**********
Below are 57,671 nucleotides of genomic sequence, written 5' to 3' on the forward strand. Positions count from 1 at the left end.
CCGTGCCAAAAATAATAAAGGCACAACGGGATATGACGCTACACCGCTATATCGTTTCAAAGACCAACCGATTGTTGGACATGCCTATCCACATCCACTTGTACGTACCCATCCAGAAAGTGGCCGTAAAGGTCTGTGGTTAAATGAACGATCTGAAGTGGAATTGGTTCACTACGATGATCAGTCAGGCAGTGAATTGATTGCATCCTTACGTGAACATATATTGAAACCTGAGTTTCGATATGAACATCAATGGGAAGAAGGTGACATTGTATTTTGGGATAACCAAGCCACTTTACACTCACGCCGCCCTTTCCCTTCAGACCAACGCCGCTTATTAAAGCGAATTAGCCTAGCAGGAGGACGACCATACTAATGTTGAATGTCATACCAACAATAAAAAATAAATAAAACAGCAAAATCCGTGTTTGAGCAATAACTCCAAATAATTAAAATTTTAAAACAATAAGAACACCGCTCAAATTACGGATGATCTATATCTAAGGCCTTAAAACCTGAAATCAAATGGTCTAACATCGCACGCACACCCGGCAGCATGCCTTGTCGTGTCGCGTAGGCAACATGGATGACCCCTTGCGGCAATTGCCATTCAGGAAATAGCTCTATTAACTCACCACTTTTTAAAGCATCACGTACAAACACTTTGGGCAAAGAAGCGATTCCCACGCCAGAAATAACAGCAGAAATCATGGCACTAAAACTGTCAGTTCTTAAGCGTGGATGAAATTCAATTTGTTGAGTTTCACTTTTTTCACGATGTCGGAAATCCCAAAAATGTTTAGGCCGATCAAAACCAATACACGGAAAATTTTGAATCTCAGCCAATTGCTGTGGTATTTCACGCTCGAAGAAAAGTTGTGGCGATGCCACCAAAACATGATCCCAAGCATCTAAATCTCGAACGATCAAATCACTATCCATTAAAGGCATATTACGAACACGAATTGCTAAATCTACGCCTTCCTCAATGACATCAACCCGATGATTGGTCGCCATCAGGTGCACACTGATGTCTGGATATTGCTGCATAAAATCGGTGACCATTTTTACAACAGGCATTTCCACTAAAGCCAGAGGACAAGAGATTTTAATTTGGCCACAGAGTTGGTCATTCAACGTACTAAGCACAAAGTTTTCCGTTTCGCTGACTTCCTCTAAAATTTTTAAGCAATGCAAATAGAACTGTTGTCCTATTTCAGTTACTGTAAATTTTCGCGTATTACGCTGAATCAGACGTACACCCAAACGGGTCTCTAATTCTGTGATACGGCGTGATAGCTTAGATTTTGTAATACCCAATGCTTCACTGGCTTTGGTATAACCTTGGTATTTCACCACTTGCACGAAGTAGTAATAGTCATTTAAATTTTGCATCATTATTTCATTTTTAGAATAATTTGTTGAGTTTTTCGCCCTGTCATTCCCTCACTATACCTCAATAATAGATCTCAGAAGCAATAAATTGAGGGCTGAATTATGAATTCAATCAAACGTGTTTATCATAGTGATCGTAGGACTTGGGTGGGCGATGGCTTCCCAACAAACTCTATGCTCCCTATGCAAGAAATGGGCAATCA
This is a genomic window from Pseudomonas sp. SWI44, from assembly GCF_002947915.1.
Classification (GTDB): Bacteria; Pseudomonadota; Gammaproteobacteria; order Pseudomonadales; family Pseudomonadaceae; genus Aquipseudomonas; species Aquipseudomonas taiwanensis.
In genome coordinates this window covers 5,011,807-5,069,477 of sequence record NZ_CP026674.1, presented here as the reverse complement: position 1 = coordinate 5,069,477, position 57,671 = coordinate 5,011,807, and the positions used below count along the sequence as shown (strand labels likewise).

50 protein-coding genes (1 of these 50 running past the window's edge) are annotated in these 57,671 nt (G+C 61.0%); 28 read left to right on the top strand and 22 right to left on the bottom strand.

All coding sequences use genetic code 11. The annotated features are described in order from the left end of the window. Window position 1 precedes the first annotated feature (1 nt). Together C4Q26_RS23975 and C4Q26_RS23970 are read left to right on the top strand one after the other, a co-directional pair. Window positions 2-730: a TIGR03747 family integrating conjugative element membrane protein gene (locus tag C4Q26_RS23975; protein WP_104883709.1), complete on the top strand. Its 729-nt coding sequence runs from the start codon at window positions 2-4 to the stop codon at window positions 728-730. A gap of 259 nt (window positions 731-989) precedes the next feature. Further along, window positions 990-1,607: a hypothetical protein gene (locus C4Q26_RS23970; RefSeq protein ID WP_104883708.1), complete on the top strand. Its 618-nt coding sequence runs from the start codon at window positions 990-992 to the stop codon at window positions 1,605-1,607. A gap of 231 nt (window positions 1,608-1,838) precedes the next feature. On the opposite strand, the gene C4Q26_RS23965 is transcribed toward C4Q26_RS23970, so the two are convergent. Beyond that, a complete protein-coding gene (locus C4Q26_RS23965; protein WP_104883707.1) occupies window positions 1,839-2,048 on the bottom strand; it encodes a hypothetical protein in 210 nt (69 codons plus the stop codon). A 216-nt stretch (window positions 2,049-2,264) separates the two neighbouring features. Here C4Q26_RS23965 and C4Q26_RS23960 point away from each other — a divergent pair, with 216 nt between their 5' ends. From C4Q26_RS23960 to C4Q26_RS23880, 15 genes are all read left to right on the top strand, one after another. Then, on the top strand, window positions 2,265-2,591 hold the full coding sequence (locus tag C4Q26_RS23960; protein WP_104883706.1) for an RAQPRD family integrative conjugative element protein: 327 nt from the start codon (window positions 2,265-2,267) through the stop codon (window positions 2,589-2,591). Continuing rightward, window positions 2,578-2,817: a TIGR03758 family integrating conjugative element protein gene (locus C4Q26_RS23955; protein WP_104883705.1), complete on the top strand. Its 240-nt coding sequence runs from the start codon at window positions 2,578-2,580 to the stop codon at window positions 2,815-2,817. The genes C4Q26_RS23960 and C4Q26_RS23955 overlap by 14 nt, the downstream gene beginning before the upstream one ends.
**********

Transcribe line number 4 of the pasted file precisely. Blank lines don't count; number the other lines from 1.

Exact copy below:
Classification (GTDB): Bacteria; Pseudomonadota; Gammaproteobacteria; order Pseudomonadales; family Pseudomonadaceae; genus Aquipseudomonas; species Aquipseudomonas taiwanensis.